Generally, Philosophy for Children sessions, or enquiries, begin with a stimulus that is presented by the facilitator. This is often a narrative with an intriguing element, but it could also be a poem, a piece of music, a newspaper article – anything that could spark off some philosophical thinking. After this stimulus, the participants are given some time to reflect on this and, often in pairs, to start to formulate some philosophical questions.

For example, if the story of Red Riding Hood was presented as a stimulus, this might lead to such questions as ‘Why do we often behave differently from what we have been told?’, ’Is it right to ask younger people to do what we know might be dangerous?’, although there may well be participants who find such questions as ‘Why did Red Riding Hood wear red clothes?’ the most intriguing! All questions are then considered by the group as a whole, after which one question is chosen by the group as the subject of the philosophical discussion which ensues.

The facilitator’s role is to keep the enquiry ‘on track’ and to ensure that the enquiry is shared by the whole community. This does not mean that everyone needs to talk, but that everyone is engaged in the discussion either as a speaker or listener. At the end of the enquiry, it is often a good idea to give all participants the opportunity to express their final thoughts in a ’round’, and to have a plenary or debrief in which there is time to reflect not just on thoughts and ideas that were developed during the enquiry, but also on the process in which it took place.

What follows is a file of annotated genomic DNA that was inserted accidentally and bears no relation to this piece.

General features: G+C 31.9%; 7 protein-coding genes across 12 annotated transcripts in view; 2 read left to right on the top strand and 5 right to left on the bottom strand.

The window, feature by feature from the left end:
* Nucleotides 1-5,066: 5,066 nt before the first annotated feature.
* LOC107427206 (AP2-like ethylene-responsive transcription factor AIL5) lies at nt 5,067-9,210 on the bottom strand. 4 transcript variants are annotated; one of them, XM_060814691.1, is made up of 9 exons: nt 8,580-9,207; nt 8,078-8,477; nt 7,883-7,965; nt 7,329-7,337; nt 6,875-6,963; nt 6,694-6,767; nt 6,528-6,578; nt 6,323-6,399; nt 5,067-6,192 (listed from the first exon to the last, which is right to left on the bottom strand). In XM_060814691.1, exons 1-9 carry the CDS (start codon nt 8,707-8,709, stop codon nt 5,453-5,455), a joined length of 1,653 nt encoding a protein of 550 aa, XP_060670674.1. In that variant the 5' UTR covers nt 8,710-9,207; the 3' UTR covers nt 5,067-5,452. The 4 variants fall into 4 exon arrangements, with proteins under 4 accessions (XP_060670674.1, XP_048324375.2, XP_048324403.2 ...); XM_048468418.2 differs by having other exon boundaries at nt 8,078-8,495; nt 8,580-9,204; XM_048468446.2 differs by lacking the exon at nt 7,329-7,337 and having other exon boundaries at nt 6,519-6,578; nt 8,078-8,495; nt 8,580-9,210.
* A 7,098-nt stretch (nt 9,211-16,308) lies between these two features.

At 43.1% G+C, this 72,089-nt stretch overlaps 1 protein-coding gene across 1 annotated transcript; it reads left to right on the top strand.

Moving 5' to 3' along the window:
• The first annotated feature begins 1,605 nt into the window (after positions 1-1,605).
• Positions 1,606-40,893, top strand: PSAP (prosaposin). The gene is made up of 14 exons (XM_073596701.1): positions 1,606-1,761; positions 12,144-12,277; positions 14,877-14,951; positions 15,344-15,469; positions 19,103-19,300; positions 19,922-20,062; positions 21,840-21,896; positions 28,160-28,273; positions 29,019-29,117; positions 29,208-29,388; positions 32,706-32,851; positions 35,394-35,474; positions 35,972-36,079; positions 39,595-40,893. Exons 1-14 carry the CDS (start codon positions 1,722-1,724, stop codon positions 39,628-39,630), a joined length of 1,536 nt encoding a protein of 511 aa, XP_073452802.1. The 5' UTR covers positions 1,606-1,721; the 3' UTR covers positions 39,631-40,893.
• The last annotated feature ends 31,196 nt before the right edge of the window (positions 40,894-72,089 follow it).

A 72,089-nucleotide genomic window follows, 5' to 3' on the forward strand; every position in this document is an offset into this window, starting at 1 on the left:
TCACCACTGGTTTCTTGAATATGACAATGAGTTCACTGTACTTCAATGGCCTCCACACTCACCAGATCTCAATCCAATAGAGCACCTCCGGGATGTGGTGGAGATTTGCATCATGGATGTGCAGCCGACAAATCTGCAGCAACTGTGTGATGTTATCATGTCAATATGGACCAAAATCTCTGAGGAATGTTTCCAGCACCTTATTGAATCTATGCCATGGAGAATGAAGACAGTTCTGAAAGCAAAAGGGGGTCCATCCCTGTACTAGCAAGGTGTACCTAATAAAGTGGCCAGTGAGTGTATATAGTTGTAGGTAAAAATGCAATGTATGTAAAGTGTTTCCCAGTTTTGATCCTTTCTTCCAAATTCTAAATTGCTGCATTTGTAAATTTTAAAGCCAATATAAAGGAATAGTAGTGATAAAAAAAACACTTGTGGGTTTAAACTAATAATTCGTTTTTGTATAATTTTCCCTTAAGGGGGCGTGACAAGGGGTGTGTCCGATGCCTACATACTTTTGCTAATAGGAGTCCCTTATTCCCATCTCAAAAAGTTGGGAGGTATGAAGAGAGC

Final thoughts
As mentioned above, teachers and pupils enjoy Philosophy for Children for a range of reasons. There is also a growing body of research which has identified positive outcomes of using this approach. P4C is promoted in this country by SAPERE, the Society for the Advancement of Philosophical Enquiry and Reflection in Education. You can find a host of resources, as well as details of training courses in P4C, on its website.

Hanneke Jones is a Teaching Fellow at Newcastle University and a P4C Trainer

Further reading

  • Dewey, J (1916) Democracy and Education. An Introduction to the Philosophy of Education (1966 edn), New York: Free Press.
  • Lipman, M (2003), Thinking in Education, Cambridge University Press.
  • Murris, K and Haynes, J ( 2000), Storywise: Thinking Through Stories, Dialogue Work.